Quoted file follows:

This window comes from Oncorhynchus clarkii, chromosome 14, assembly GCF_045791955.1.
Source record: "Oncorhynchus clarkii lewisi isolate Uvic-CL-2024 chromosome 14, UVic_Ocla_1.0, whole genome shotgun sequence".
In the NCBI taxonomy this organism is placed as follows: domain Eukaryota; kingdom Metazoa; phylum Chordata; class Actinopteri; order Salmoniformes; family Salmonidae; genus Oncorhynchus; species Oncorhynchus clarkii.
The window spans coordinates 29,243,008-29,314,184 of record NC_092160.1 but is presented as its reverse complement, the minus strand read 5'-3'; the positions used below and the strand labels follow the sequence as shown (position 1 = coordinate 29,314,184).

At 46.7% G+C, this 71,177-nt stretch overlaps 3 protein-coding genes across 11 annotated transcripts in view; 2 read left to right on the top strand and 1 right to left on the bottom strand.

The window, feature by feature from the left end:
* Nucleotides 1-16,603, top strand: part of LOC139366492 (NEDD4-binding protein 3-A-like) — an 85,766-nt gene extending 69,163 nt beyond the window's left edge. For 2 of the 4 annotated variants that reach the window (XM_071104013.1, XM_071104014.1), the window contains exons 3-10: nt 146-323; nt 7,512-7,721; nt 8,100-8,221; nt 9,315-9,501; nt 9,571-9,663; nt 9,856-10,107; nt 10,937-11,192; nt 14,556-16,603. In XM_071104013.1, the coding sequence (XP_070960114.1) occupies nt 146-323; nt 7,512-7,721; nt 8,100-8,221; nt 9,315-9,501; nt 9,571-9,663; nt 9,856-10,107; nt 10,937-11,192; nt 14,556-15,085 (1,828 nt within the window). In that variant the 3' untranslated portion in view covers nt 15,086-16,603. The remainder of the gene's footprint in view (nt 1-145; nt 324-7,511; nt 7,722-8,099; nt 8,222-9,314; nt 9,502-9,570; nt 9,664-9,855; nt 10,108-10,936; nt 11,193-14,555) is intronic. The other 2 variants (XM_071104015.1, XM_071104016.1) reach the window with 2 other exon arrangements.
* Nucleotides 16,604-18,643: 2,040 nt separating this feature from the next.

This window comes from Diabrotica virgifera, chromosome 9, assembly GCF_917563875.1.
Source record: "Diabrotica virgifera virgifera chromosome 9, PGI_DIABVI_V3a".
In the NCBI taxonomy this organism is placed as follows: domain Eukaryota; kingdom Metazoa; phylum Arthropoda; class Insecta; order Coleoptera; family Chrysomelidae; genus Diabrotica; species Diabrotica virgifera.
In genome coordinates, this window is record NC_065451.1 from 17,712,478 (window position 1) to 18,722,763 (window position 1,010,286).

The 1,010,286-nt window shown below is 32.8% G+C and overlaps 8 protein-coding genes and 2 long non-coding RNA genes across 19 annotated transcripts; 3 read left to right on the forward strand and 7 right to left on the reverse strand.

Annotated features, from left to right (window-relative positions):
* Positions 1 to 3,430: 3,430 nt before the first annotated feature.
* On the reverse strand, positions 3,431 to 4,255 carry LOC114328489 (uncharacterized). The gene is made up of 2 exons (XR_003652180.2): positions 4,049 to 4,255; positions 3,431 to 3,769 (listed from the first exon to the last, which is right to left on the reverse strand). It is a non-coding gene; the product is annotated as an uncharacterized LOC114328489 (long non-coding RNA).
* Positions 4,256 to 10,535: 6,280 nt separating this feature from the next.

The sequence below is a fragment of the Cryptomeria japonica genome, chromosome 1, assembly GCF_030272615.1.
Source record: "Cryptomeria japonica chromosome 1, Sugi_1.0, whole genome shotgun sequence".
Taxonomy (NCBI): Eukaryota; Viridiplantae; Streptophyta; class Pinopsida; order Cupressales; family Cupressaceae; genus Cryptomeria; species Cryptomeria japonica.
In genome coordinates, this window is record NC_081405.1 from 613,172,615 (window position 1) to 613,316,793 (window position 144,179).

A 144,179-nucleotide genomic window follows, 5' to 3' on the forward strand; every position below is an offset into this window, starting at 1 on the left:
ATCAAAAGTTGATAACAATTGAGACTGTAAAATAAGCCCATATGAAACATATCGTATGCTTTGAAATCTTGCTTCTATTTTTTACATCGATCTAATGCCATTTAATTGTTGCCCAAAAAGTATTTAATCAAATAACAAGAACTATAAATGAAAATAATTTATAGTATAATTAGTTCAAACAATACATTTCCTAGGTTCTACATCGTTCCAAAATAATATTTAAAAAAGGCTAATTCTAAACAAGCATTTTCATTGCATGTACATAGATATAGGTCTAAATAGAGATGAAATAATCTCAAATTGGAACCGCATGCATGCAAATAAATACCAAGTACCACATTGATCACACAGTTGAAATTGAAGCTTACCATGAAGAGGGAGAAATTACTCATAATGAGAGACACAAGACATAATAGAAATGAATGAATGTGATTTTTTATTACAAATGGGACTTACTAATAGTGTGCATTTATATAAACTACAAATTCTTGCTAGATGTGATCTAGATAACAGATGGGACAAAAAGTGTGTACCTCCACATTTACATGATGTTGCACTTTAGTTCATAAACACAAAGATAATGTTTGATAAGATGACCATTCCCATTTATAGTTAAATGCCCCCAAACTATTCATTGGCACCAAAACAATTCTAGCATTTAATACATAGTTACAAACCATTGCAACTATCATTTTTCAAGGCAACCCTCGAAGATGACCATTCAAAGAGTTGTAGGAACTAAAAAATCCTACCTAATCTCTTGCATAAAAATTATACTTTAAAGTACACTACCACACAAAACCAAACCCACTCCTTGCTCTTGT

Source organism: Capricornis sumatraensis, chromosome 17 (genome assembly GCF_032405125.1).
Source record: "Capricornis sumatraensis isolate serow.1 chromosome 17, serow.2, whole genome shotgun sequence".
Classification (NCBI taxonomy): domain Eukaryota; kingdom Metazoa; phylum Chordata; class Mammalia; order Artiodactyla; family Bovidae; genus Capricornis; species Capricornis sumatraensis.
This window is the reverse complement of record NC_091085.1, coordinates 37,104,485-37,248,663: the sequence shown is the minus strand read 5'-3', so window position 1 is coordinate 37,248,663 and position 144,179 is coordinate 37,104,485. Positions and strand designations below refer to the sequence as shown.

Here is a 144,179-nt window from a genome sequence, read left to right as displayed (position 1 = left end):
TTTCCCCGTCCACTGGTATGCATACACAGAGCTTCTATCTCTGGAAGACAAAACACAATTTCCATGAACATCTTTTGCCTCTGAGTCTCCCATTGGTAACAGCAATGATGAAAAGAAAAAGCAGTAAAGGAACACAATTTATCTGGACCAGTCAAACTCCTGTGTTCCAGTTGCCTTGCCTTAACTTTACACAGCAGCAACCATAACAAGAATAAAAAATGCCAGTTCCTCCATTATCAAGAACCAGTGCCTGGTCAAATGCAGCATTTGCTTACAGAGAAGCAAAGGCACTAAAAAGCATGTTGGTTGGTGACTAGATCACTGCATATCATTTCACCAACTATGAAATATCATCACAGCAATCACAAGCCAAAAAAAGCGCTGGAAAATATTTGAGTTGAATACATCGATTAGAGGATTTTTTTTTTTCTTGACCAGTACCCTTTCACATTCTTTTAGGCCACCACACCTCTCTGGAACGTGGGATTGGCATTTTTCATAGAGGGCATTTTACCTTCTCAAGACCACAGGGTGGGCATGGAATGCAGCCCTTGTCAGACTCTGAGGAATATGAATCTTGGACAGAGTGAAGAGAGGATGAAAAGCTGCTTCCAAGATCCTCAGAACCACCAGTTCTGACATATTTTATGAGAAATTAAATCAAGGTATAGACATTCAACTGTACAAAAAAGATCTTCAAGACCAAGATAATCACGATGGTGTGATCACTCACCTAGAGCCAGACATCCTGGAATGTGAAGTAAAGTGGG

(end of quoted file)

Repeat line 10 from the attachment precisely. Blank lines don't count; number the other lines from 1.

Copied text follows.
Source record: "Diabrotica virgifera virgifera chromosome 9, PGI_DIABVI_V3a".